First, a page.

Oral histories address uranium's effects on Navajo miners and families

ALBUQUERQUE, N.M. - The legacy of uranium mining is devastating to Navajo communities in the western U.S., where 1,000 abandoned uranium mines still mar the landscape. A new volume from UNM Press entitled, "The Navajo People and Uranium Mining" is the result of the ten-year Navajo Uranium Miner Project headed by Tufts University's Doug Brugge and Navajo activists. Brugge and Navajo speakers Timothy Benally and Esther Yazzie-Lewis interviewed miners and drew from clinical and historical sources to trace the cultural, legal, and biological effects of Leetso, the "yellow monster."

The lure of uranium mining as a profession for Navajos is not difficult to understand. After the stock market crash of 1929, Navajo men found work off the reservation working on the railroad and on farms in Phoenix and California. Then during WWII, many Navajos went into the military. So when the U.S. entered the nuclear age and uranium was found on Navajo lands in 1941, Navajos who'd been working afar were happy to work close to home.

Uranium mining in the Four Corners area provided much-needed income, and thousands of Navajos worked in the poorly ventilated, unsupervised camps. Accidents were common, and the miners breathed in uranium dust and drank contaminated water regularly. The boomtown atmosphere caused secondary problems-violence, domestic abuse, alcoholism, and the disruption of traditional living arrangements. The mere act of mining defies Navajo culture, which opposes damaging the earth with metal instruments. So while mining provided economic opportunity, it went against the very grain of Navajo life.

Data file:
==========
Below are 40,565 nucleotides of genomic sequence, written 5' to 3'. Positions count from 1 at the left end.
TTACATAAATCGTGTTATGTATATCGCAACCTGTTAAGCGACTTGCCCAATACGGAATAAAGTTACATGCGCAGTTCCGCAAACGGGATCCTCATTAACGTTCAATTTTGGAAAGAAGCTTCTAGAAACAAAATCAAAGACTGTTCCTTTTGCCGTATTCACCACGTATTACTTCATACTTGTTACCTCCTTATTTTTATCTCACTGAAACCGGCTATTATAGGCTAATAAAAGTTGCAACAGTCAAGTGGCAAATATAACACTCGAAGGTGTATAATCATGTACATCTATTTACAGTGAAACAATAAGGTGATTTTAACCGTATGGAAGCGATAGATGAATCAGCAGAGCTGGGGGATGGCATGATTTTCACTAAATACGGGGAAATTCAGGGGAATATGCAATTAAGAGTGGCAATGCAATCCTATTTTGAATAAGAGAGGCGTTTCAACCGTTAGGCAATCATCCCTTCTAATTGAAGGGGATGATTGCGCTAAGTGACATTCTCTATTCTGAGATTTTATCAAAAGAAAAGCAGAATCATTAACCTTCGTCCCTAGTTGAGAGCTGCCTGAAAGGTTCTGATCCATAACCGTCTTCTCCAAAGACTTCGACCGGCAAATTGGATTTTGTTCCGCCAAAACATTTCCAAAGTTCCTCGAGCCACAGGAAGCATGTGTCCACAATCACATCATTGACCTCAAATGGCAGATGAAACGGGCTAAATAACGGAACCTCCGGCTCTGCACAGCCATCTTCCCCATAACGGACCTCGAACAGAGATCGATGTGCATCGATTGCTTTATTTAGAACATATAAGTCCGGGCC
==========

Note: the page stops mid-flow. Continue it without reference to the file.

In 1960, widows and children of miners killed by uranium-induced diseases began speaking out about the government's misinformation campaign.

"The Navajo uranium miners and their families were literally sacrificed to help the nation prevail in the Cold War," writes Stewart Udall, former secretary of the interior, in his foreword.

Finally, in 1990 the Radiation Exposure Compensation Act was passed, calling for government compensation to families devastated by uranium mining. Then in 2000, RECA was amended to correct its previous shortcomings.

In 2005, Navajo Nation President Joe Shirley signed the Diné Natural Resources Protection Act law, banning uranium mining on the reservation. Finally, justice has been served to miners' families, though the critical issues of healthcare compensation and the physiological effects of exposure remain.

Editors of The Navajo People and Uranium Mining are Timothy Benally, Esther Yazzie-Lewis, and Doug Brugge. Doug Brugge has a PhD in cellular and developmental biology from Harvard. He is associate professor in the Department of Public Health and Family Medicine at Tufts University School of Medicine in Boston, where he is director of their Community Research Center. Brugge has worked with neighborhoods in Boston and with Native American communities in Oklahoma and New Mexico in identifying public health dangers. Timothy Benally, a bilingual Navajo, is retired as director of both the Office of Navajo Uranium Workers and the Uranium Education Center at Diné College in Shiprock, New Mexico. Esther Yazzie-Lewis, of Edgewood, New Mexico, is a bilingual Navajo, and official interpreter for the U.S. Federal Court System.

The Navajo People and Uranium Mining is available at bookstores or from the University of New Mexico Press. To order, please call 800-249-7737 or visit www.unmpress.com. Royalties from the sale of this book support the Navajo Uranium Memorial.

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